Indeed, if what one might call the Jayalalitha doctrine on matters linguistic is accepted in principle, it would certainly herald a field day for translators. Translation would be on its way not only to being, but to asserting its 'supremacy' as, one of the major intellectual industries in the country. Katha, a publishing enterprise with a specialist focus on translation, represents one of the success stories of the last decade in this regard.
In particular, Katha was in early on the 'regional' trend within cultural studies that Jayalalitha expresses with such vigour in politics. Indeed, this volume from Katha is glossed as "regional fiction". But what is regional fiction? Obviously, it would be vacuous just to maintain that these stories derive from some geographical location or other on the subcontinent, since this pretty much has to be the case. So is the adjective 'regional' to be equated with the idea that it emanates from a political entity known as 'the linguistic state'? It would appear so. Yet, even here, classificatory difficulties show up. For instance, the last story in this collection is an enjoyable modern fable in Urdu about a property dispute among four brothers. The theme is both culturally specific in that it uses the Arabian motif of the khawab (dream) and at the same time universal, but in what sense is it regional?
Of course, one could forget such nagging intellectual conundrums and simply lie back and enjoy the fiction. And there is much to enjoy. Nandita, a Bengali story by Bani Basu and translated with finesse by Jaya Banerji, explores the psyche of a young woman whose charm lies precisely in the fact that she feels everything so deeply that it hurts—not only herself but others. How does society deal with people whose only 'flaw' is their depth of feeling? This 'burning question' that Nandita raises is asked more obliquely in the three very moving stories that have children as their main protagonists—Burden, in Marathi by Prakash Sant and translated by Kamal Sanyal; Pabi Maina, translated from the Punjabi of Gurbaksh Singh by Githa Sagar; and Our Teacher by Sundara Ramaswamy translated from the Tamil by Malini Mathur. M.T. Vasudevan Nair's Sherlock is marked by that poignant humour that is his hallmark; while a grim and rather showy satire characterises Pratibha Ray's Oriya morality tale.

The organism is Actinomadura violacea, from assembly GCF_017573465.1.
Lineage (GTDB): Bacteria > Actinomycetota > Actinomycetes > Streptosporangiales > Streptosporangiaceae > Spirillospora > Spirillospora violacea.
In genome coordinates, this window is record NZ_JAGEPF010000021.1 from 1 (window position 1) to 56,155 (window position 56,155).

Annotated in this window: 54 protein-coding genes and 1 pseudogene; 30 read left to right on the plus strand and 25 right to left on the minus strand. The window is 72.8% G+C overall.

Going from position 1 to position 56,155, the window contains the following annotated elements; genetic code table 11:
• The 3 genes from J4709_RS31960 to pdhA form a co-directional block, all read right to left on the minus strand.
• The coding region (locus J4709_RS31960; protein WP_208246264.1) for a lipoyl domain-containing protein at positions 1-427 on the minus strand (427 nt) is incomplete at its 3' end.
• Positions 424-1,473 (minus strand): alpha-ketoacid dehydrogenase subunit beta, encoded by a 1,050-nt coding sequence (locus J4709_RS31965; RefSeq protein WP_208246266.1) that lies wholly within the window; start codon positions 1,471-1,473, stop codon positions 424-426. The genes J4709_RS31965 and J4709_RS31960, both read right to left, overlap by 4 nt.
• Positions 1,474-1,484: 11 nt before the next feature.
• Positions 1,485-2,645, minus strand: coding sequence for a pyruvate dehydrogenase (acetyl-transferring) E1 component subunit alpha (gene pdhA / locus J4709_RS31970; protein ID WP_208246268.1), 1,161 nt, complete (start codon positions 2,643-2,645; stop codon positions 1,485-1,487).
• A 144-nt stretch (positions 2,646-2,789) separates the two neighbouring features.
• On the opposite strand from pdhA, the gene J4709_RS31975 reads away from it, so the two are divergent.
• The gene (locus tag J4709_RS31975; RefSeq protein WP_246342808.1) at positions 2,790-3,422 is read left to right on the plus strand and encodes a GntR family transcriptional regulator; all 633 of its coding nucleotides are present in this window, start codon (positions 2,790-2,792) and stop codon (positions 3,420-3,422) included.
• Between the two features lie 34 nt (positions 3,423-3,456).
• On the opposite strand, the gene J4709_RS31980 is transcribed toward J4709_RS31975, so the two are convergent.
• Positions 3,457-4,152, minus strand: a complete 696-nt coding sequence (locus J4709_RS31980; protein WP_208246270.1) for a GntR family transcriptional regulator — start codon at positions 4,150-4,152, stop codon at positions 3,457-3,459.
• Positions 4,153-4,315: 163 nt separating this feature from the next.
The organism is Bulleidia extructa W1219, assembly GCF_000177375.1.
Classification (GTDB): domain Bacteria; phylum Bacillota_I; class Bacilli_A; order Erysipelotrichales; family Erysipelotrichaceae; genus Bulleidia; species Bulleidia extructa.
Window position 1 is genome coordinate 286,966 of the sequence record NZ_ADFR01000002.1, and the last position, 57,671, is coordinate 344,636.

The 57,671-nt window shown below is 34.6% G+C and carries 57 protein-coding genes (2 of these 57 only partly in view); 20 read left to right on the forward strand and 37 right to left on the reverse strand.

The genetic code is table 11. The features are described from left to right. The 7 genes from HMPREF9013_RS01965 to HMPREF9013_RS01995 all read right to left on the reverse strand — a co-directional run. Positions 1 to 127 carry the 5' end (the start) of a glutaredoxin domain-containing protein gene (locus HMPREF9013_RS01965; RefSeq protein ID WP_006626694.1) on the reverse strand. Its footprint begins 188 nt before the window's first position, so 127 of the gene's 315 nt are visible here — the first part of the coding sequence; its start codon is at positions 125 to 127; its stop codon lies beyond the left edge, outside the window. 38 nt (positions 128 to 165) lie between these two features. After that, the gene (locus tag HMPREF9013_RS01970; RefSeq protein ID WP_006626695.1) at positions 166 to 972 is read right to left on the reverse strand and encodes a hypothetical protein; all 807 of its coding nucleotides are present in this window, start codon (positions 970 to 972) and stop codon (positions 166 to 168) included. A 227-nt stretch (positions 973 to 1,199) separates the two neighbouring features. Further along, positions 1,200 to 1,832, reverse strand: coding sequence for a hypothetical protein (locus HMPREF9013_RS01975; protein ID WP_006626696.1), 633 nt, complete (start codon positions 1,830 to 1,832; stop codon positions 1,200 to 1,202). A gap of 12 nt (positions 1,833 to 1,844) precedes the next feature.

Judged in terms of readability and variety, therefore, this volume undoubtedly rewards the casual browser. However, it strikes me that if Katha is to go beyond its own benchmark now, it has to attend to the more problematic sociopolitical aspects of linguistic pluralism that Ambedkar struggled with. Blithely providing 'quality' translations without an accompanying debate on matters of regionalism and linguistic power is to neglect to build foundations for the important project of literary translation. "We want," declared Ambedkar, "linguistic states for two reasons: to make easy the way to democracy and to remove racial and cultural tensions." Visions-Revisions shows that Katha has the vision to sustain its translations. One hopes that, in the complicated political years ahead, Katha will also be flexible enough to revision its goals when required so that, as Ambedkar once envisaged, the 'regional' processes of translation serve the wider 'national' purpose of reducing cultural tension and enhancing the democratic ethos.